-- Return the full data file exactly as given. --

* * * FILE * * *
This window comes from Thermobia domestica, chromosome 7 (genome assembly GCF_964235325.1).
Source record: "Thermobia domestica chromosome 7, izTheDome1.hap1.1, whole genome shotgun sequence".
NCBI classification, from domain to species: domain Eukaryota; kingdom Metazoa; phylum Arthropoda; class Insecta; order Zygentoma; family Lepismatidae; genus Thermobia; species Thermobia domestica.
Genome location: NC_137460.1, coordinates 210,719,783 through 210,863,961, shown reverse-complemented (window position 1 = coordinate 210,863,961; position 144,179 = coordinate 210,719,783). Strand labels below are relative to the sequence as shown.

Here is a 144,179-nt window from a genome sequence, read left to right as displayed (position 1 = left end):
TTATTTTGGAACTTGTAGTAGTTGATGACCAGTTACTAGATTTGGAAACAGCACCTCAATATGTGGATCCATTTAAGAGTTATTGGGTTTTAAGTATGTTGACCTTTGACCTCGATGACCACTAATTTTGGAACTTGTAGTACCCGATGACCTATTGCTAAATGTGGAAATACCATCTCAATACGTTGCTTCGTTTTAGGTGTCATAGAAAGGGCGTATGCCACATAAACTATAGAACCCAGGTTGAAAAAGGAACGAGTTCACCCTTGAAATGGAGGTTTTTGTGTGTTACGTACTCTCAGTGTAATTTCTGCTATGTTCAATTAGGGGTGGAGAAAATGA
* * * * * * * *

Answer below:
This window comes from Thermobia domestica, chromosome 7 (genome assembly GCF_964235325.1).
Source record: "Thermobia domestica chromosome 7, izTheDome1.hap1.1, whole genome shotgun sequence".
NCBI classification, from domain to species: domain Eukaryota; kingdom Metazoa; phylum Arthropoda; class Insecta; order Zygentoma; family Lepismatidae; genus Thermobia; species Thermobia domestica.
Genome location: NC_137460.1, coordinates 210,719,783 through 210,863,961, shown reverse-complemented (window position 1 = coordinate 210,863,961; position 144,179 = coordinate 210,719,783). Strand labels below are relative to the sequence as shown.

Here is a 144,179-nt window from a genome sequence, read left to right as displayed (position 1 = left end):
TTATTTTGGAACTTGTAGTAGTTGATGACCAGTTACTAGATTTGGAAACAGCACCTCAATATGTGGATCCATTTAAGAGTTATTGGGTTTTAAGTATGTTGACCTTTGACCTCGATGACCACTAATTTTGGAACTTGTAGTACCCGATGACCTATTGCTAAATGTGGAAATACCATCTCAATACGTTGCTTCGTTTTAGGTGTCATAGAAAGGGCGTATGCCACATAAACTATAGAACCCAGGTTGAAAAAGGAACGAGTTCACCCTTGAAATGGAGGTTTTTGTGTGTTACGTACTCTCAGTGTAATTTCTGCTATGTTCAATTAGGGGTGGAGAAAATGA